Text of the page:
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Gear Rumors

Canon EOS R “Pro” Rumored To Be Announced In Q4 2019

By Jay Henington on March 13th 2019

According to Canon Rumors Canon is expected to announce the “professional” version of their new mirrorless R line of full frame cameras in Q4 2019. The pro version of the EOS R is widely expected to be a resolution monster, with a roughly 70MP sensor. Canon is also expected to include many of the features that users have lamented not having in the EOS R such as IBIS, a joystick, and dual card slots.

My Take

The EOS R was a foot in the door for Canon as it made the necessary transition into the mirrorless world. But it isn’t yet the “revolution” that the name suggests. As an early adopter of the EOS R, I’ve loved using the camera. As I said in my 5D Mk IV v. EOS R comparison the EOS R is basically a cheaper and smaller 5D Mk IV with a flip screen. However, the absence of dual card slots, IBIS, full weather sealing, and a joystick have handicapped the otherwise fantastic camera.

This time around, Canon appears to be poised to not only release an EOS R with the features they should have included the first time around, but it looks like they may also be prepared to release a truly revolutionary sensor. Or so us Canon users are left to hope. We’ve been left at the ball with no one to dance with before. Here’s hoping that Canon finally gives us something that we can use to taunt Sony and Nikon users with.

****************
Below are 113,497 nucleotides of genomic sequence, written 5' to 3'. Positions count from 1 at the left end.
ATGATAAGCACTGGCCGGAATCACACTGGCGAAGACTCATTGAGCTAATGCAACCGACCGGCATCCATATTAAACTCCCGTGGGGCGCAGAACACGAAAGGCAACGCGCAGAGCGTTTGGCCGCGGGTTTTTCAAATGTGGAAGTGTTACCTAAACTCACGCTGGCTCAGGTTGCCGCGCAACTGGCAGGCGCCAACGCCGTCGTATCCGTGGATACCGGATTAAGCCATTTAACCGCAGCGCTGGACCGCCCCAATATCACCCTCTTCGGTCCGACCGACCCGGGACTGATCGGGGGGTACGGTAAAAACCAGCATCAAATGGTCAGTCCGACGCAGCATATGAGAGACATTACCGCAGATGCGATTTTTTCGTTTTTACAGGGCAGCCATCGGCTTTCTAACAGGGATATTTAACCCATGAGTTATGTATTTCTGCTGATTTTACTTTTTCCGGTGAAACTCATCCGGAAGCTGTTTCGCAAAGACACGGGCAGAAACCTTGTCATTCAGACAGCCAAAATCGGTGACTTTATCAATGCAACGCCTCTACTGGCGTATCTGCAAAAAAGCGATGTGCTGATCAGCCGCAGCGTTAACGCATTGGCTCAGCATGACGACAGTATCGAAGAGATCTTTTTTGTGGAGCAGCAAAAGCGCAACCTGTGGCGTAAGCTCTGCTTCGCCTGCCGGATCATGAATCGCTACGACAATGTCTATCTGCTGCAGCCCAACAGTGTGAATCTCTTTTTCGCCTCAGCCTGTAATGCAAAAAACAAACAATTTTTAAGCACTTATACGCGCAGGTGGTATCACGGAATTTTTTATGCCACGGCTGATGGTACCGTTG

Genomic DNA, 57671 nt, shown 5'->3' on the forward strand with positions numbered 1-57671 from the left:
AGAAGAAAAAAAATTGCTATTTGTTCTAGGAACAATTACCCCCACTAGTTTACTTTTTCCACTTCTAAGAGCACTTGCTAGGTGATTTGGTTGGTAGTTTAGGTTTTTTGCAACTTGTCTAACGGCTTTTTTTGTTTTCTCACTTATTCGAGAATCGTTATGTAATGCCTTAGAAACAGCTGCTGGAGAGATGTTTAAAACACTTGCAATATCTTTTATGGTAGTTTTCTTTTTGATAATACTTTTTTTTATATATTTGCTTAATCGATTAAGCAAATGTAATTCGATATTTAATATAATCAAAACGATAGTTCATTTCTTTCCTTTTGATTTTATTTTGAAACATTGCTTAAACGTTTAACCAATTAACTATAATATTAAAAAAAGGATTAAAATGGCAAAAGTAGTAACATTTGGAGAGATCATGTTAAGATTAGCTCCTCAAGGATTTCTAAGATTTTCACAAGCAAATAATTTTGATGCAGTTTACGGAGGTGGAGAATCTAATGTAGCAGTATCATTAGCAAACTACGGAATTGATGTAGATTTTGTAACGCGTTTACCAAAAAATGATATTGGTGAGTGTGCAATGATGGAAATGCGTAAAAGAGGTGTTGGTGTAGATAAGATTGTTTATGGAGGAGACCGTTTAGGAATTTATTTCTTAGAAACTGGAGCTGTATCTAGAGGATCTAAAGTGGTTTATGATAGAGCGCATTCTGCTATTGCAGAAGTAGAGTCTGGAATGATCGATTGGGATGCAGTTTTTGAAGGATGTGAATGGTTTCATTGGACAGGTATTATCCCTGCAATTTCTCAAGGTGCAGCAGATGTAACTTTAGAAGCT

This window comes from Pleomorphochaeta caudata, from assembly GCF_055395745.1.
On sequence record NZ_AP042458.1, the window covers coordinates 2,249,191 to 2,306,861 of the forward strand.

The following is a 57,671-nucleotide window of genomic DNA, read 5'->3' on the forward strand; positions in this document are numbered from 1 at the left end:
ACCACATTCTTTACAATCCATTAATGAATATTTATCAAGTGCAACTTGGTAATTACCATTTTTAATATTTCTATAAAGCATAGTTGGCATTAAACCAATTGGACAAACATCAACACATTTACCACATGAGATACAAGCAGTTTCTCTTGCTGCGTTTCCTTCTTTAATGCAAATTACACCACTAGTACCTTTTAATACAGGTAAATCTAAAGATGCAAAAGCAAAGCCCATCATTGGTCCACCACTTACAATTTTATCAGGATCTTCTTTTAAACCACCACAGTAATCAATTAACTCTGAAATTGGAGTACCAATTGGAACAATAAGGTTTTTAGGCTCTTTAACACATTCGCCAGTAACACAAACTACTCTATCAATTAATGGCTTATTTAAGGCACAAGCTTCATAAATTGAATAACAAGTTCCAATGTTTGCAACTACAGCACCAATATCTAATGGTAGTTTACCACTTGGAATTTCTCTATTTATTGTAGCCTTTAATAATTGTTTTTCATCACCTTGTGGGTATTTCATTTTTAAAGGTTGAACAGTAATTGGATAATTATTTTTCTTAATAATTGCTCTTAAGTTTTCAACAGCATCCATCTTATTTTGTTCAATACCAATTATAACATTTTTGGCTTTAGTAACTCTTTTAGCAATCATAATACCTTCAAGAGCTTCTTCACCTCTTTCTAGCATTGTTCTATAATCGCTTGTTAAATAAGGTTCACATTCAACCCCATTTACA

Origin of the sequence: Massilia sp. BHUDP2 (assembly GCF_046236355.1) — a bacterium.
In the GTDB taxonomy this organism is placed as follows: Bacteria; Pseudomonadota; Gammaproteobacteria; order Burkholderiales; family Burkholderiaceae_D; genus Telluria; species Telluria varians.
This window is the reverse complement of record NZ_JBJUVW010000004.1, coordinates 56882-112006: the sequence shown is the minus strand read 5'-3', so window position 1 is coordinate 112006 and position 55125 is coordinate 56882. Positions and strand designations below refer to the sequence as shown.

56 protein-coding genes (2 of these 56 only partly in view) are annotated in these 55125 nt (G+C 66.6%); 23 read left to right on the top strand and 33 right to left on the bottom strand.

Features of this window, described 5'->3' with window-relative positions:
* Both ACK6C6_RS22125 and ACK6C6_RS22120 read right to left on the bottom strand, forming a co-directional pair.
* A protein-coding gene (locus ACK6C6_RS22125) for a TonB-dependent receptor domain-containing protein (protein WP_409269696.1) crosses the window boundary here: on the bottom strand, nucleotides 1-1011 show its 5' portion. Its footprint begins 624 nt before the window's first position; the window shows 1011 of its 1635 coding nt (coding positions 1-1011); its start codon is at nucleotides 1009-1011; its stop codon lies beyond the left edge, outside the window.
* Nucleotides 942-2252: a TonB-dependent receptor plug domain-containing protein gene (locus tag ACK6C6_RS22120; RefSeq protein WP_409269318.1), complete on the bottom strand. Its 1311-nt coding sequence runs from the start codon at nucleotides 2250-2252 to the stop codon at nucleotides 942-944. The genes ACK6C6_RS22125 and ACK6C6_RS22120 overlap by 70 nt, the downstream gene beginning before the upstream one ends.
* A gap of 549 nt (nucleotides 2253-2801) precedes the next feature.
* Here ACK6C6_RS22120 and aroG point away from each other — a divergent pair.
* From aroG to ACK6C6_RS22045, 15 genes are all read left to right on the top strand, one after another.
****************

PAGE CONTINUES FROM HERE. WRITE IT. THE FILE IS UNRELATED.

What features would you like to see in the “pro” version of the EOS R? 

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I’m a Chicago-based photographer and co-owner of Henington Photography. I photograph weddings with my better half, Larissa. When I’m not taking pictures, I’m most likely playing with our two boys, editing, eating chips and salsa, or writing for SLR Lounge.

Website: Henington Photography
Instagram: @heningtonphotography

Q&A Discussions

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  1. Ivy Quintin

    If the R Pro lives up to the hype, great video (at least 120@1080) and still capabilities with ibis, “flippy” screen, dual card slots and dual pixel auto focus, then I’m getting it. I keep cameras for the long haul. I need a tool that will do the job for years to come like my 5d mk 3.. Come on Canon! I’m rooting for you!

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  2. Adrian Van Leeuwen